More women in tech? Get behind apprenticeships
“Worryingly, STEM – and particularly technology – continue to lag behind many industries when it comes to female representation”
“While I may be the first woman in this office, I will not be the last.” When Kamala Harris spoke these words as US vice-president elect, she continued a very welcome trend that has seen an explosion in phenomenal female role models in every walk of life, writes Katie Nykanen, chief technology officer at QA Limited.
Women like Kamala are breaking glass ceilings across industries and inspiring young girls to ignore the limitations that many of us above the age of 40 would have repeatedly had reinforced throughout our childhoods.
But worryingly, STEM – and particularly technology – continue to lag behind many industries when it comes to female representation. According to the UN, in cutting-edge fields such as artificial intelligence, only one in five professionals globally (22%) is a woman. In the UK, just 17% of tech jobs are held by women and 19% of computer sciences and technology students are female.
With countries around the world facing ever-widening digital skills gaps, and the Fourth Industrial Revolution blurring the lines between our physical and digital worlds, technology skills are only going to become more in demand. It is essential that we find ways to create a pipeline of diverse and competent talent that can fill the ever-increasing number of roles that will require these skills. So what can be done to get more women and girls into STEM, and particularly into technology?
The good news is there are some incredibly bright rays of light if you know where to look when it comes to alternative routes into both tech education and work. This includes tech and digital training programmes and free taster workshops like QA’s Teach The Nation To Code, which has been delivered in almost 60 countries worldwide, as well as options allowing you to study right up to masters degree level while earning on the job. That is what apprenticeships offer, and I believe that with the right level of visibility and support, they could help accelerate the numbers of women and girls working in tech.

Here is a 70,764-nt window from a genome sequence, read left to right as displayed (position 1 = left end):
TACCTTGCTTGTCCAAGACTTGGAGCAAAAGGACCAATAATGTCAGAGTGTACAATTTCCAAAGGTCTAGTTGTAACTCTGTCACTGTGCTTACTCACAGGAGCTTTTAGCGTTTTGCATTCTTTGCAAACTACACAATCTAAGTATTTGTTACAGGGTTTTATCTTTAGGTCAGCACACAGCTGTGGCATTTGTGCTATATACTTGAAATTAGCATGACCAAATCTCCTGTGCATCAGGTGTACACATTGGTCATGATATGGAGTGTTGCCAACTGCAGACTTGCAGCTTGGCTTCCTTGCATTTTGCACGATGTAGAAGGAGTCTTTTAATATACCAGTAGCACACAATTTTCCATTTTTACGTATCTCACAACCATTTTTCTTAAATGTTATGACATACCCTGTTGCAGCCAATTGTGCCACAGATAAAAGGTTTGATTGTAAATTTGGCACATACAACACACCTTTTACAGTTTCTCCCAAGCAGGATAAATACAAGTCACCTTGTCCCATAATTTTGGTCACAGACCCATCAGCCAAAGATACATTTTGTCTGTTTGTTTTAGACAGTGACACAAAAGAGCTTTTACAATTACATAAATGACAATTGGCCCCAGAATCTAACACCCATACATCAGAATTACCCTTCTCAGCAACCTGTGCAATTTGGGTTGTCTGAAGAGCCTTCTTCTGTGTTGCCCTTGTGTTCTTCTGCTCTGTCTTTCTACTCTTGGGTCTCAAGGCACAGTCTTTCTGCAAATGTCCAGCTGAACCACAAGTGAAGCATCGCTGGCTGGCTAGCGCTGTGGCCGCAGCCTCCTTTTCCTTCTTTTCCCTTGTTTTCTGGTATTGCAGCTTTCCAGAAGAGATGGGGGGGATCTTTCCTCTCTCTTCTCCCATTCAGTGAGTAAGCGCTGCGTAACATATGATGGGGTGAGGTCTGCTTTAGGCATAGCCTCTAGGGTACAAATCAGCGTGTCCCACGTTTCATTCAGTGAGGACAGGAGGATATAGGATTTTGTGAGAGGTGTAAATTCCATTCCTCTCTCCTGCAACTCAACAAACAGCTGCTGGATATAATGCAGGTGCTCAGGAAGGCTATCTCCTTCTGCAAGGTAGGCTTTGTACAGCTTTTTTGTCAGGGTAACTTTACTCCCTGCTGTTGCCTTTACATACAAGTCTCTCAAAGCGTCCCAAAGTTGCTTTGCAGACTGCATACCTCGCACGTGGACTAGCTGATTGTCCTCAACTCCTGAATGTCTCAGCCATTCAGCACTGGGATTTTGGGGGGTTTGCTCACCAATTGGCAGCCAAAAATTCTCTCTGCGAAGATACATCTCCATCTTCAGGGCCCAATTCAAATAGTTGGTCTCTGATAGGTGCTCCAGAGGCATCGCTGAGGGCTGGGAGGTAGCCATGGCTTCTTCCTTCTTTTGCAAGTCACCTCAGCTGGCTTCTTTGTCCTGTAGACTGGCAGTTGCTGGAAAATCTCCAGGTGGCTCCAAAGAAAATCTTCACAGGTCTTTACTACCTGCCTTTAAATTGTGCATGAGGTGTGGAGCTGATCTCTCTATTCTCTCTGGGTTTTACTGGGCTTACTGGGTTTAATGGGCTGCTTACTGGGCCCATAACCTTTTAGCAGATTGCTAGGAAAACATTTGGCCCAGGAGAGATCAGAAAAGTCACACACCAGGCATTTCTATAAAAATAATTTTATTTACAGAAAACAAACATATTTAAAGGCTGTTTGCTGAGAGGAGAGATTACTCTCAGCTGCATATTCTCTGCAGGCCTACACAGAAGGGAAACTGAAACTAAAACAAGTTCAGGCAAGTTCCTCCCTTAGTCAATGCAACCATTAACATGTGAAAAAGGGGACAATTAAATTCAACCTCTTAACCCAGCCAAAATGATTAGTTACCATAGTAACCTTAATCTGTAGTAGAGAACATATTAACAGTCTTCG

Since joining QA, I’ve come across numerous cases where young girls with a passion for tech might have dropped out of pursuing those subjects if they’d continued through traditional education routes rather than opt for an apprenticeship. Roberta and Rosie are just two examples.
Roberta is an IT compliance officer for the Financial Times that didn’t enjoy further education, including her subject choices of chemistry and maths and the academic environment. But she knew she wanted to pursue a career in tech. Not wanting to go back to college for her second year, her mum suggested looking at apprenticeships. From a junior apprenticeship in IT Systems & Networking, Roberta has gone on to achieve a recognised degree through a Degree Apprenticeship. She has held three positions at the FT since she joined, demonstrating the potential for both employment and educational achievements that workplace learning can offer. “I haven’t looked back”, says Roberta. “Right from the start I felt empowered by the responsibility. This was the real difference for me between [college] and an apprenticeship.”
Rosie is another fantastic example of the power of apprenticeships for young women. She says she pursued computing at school because “a guy said that because I’m a girl, I wouldn’t be able to do it”. Determined to prove him wrong she took the course and fell in love with programming. She was approached by Cisco at her schools career fair to apply for an apprenticeship. She went on to become Cisco’s youngest employee globally and achieved a degree debt-free by the time she was 19. Rosie says that one of the biggest benefits of an apprenticeship is that she’s “always learning and building a network of people around me.”
I truly believe the case for growing apprenticeships is powerful and strong. There are thousands of Roberta’s and Rosie’s out there who need to be encouraged to continue their interest in tech. While traditional education might be right for some, it clearly isn’t yet solving the gender problem in STEM, so we must make women and girls more aware of the alternative options before they lose their passion. Apprenticeships are becoming more popular, employers are changing their hiring strategies to target school leavers, and with Degree Apprenticeships there is no need to sacrifice your academic goals. So I call on people in the positions to make a difference – teachers, parents, CTOs, CEOs, and anyone else involved in nurturing, inspiring and hiring talent – to get behind apprenticeships. They are a powerful force for good, especially when it comes to achieving gender equality.
About the author: Katie Nykanen is Chief Technology Officer at QA Limited.
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